It sounds like you've dug into this quite a lot! There are lots of minor things that are stated a little inaccurately, or ways things are phrased that are oversimplified, but also yes a lot of your understanding is reasonable and good.

The most notable thing of these minor things: the total number of possible Go board positions is not a relevant number, it's a vast, vast overestimate that you shouldn't pay much attention to.

Note: technically we should talk about game tree complexity, not state space size, but for simplicity I'm going to conflate and ignore that for this post.

For starters, even if you're trying to rigorously prove a solution to the game or to play optimally, with good algorithms you generally only care about the union of the set of positions reachable by either:

* Black plays optimal or near-optimal moves, while white plays anything. (To prove black's best result >= x, you must consider every white resistance, but for each of black's turn you need only demonstrate ONE good enough move).

* White plays optimal or near-optimal moves, while black plays anything. (To prove black's best result <= x, you must consider every black resistance, but for each of white's turns you need only demonstrate ONE good enough move).

You probably have this intuition as a Go player too - when analyzing a position, subvariations that can only result from multiple obvious mistakes by both sides are irrelevant to determining the overall result. So at any given moment we are entirely losing the branching for from black, or losing entirely losing the branching factor from white, we roughly square-root the number of reachable positions that we care about (and good algorithms can obtain nearly a sqrt speedup as they go, even if they don't know for sure at the outset what moves will be optimal).

Now we can go further. In the context of neural nets, normally we also abandon the idea of rigorously solving the game, because with a neural net, even if it does learn to play optimally, you don't have much ability to rigorously prove that those particular millions of numeric parameters happen to encode an optimal player other than to just resort back to exhaustive search anyways. So rather than rigorous solution, we simply care that *in practice* it appears to be unbeatable vs anyone or anything. Or sometimes we care only about the lower standard of merely beating the best human players.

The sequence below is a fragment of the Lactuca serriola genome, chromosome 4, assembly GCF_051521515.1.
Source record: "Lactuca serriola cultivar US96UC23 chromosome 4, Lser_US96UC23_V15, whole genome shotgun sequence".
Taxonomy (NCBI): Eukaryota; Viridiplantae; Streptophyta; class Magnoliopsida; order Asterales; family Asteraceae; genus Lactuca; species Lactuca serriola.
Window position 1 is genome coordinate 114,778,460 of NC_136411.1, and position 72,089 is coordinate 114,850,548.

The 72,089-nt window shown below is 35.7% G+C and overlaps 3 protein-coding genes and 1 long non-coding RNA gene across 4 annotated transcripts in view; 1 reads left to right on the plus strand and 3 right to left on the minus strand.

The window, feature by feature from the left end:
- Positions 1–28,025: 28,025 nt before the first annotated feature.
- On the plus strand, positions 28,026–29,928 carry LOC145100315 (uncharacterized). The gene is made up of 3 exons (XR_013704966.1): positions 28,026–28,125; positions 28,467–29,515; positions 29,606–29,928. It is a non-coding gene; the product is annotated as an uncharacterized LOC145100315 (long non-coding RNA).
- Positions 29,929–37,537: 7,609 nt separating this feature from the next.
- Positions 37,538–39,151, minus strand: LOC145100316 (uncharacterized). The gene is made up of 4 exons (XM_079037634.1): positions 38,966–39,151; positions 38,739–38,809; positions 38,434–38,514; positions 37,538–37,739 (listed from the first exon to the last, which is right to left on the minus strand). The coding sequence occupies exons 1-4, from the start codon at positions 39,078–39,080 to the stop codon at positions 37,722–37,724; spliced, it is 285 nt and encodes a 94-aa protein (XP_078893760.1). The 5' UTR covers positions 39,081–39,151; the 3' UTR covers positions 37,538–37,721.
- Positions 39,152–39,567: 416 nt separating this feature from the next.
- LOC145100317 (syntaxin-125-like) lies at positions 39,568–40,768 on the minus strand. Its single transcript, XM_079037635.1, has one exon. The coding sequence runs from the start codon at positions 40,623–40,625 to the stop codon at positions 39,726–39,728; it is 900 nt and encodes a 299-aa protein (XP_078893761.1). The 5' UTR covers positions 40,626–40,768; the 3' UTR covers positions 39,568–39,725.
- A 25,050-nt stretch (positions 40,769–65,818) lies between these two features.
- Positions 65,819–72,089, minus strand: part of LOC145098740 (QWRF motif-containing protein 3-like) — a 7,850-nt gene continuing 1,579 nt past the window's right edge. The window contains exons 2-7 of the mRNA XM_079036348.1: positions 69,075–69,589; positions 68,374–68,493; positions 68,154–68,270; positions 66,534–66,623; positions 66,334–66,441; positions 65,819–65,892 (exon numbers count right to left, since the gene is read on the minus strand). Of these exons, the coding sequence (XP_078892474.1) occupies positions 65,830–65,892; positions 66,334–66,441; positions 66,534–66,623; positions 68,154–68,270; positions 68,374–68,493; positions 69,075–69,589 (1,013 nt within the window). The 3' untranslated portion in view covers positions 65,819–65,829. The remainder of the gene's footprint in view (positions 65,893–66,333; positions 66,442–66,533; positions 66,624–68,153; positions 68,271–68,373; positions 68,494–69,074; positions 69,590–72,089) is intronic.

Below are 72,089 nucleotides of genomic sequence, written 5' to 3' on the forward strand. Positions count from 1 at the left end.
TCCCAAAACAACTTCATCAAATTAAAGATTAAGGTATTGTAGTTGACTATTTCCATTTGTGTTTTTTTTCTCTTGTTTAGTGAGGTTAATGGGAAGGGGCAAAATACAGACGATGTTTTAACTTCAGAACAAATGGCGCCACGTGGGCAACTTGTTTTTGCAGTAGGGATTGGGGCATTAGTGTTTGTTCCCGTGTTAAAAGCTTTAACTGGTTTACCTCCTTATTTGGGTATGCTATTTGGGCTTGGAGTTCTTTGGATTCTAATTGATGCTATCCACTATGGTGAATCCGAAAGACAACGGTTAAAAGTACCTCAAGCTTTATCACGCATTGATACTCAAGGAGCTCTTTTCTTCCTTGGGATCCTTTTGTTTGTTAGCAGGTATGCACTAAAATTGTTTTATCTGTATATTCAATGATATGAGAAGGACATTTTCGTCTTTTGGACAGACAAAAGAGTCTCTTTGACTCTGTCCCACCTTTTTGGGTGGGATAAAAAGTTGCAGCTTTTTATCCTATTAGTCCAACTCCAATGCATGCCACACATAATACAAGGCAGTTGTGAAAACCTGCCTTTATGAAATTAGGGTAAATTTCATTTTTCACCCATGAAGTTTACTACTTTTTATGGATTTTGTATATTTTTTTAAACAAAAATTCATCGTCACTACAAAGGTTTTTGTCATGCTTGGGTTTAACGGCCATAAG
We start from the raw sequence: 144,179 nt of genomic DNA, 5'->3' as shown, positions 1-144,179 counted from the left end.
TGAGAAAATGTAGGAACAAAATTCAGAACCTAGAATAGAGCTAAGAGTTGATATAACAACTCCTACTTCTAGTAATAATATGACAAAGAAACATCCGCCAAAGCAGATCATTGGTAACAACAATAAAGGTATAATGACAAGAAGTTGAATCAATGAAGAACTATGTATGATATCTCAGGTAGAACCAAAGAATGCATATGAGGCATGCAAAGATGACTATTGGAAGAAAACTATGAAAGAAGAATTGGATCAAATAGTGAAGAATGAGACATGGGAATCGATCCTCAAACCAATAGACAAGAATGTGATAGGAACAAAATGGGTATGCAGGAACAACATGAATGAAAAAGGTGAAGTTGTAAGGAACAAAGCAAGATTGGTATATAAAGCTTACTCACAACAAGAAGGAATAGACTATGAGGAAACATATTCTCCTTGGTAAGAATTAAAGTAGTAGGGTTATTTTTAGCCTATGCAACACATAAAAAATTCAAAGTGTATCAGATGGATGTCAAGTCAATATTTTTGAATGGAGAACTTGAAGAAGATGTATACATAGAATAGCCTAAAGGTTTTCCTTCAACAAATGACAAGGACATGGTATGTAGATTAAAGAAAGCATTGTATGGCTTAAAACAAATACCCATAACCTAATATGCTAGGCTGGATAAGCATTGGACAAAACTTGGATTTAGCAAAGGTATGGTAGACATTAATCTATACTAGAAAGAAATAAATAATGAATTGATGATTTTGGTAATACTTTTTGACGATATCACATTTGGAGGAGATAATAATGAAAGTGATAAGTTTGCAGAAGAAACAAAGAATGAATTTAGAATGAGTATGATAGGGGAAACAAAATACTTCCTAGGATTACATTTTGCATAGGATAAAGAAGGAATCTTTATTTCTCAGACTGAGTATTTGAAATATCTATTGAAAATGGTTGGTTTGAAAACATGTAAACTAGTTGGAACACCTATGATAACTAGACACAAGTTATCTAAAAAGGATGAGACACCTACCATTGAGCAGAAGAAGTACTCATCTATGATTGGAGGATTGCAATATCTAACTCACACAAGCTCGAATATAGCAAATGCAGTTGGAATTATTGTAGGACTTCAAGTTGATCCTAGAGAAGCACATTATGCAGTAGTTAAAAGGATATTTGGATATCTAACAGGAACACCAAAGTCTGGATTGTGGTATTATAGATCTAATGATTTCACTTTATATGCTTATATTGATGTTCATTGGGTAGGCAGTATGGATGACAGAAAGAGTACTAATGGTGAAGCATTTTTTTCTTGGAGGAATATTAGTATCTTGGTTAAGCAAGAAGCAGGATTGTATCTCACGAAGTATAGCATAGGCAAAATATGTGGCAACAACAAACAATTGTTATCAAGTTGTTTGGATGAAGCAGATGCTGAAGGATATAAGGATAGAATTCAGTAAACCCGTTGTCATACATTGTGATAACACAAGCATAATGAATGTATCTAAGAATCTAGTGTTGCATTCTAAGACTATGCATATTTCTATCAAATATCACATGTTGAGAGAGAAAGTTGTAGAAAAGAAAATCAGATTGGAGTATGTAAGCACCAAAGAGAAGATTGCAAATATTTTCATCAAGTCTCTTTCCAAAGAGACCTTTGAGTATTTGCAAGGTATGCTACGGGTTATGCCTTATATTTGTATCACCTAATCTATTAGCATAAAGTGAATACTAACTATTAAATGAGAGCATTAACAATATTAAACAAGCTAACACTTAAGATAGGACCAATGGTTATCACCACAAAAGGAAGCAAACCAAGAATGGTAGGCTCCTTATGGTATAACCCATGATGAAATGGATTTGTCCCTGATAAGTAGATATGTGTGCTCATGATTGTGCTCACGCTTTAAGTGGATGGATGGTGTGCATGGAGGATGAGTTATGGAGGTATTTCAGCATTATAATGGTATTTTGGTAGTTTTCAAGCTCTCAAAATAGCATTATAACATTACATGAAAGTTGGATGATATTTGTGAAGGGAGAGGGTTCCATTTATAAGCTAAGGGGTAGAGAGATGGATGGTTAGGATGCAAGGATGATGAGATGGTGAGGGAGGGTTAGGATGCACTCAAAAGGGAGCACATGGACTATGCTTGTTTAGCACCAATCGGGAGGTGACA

Then you can get another *vast* improvement beyond even the square root. If the game tree were absolutely arbitrary with no correlation whatsoever between the outcomes of different moves, no repeated patterns or strategic regularities, etc, then square root via exhaustive search is best you can do. But game trees for real life games are not arbitrary - they arise out of particular rules and mechanics, resulting in exponentially vast amounts of repeated patterns, correlations, regularities, strategic principles, etc. Just like humans, neural nets will learn these principles ("eyes", "good shape vs bad shape", etc) that generalize across vast numbers of positions, and then refine them and learn the exceptions, and then refine them further and learn the exceptions to the exceptions, and so on.

Again, this should be intuitive to you as a Go player. Consider a 5x5 board. The optimal result is black opening in the center and then owning the whole board. If we do the same ultra-crude estimation, we have sqrt(3^25) ~= 900k. Do you have to memorize the status of 900k completely distinct and independent things in order to always win the entire board on 5x5 as black? No, of course not. While fully exhaustive proof of black's win would require showing how black refutes

A1,

A2,

A3,... all separately and exhaustively, and for each of them, how you refute every

and then every

and so on... if we only want optimal-in-practice rather than rigorous proof, we only need to read out or study about a limited tree of critical lines where White resists strongly, and for refuting all the other obviously bad moves like A1, A2,... it's enough to play according to simple strategic shapes and principles that *generalize* across all these exponentially many possibilities, and by even the most pessimistic ways of quantifying and counting this fuzzy value, there are going to be far fewer than 900k shapes and principles to learn.

I would guess with a good algorithm and architecture, you could get to optimal play on 5x5 from the opening position with a net that has somewhere between 100 and 5000 parameters. Which is a pretty massive improvement over sqrt(3^25), much less 3^25.

Anyways, the point is - the size of the state space or game tree is really more of an idle curiosity than a useful number, if all you care about is practical play. It's such an absurdly vast overestimate, and the improvements that neural nets can give you are so dependent on the nature of the game and the details of your algorithm and architecture, that even using it as a starting number from which you quantify what improvements you can get is not useful - you're better off ignoring it entirely and just looking at or trying small practical experiments to empirically measure what you care about directly.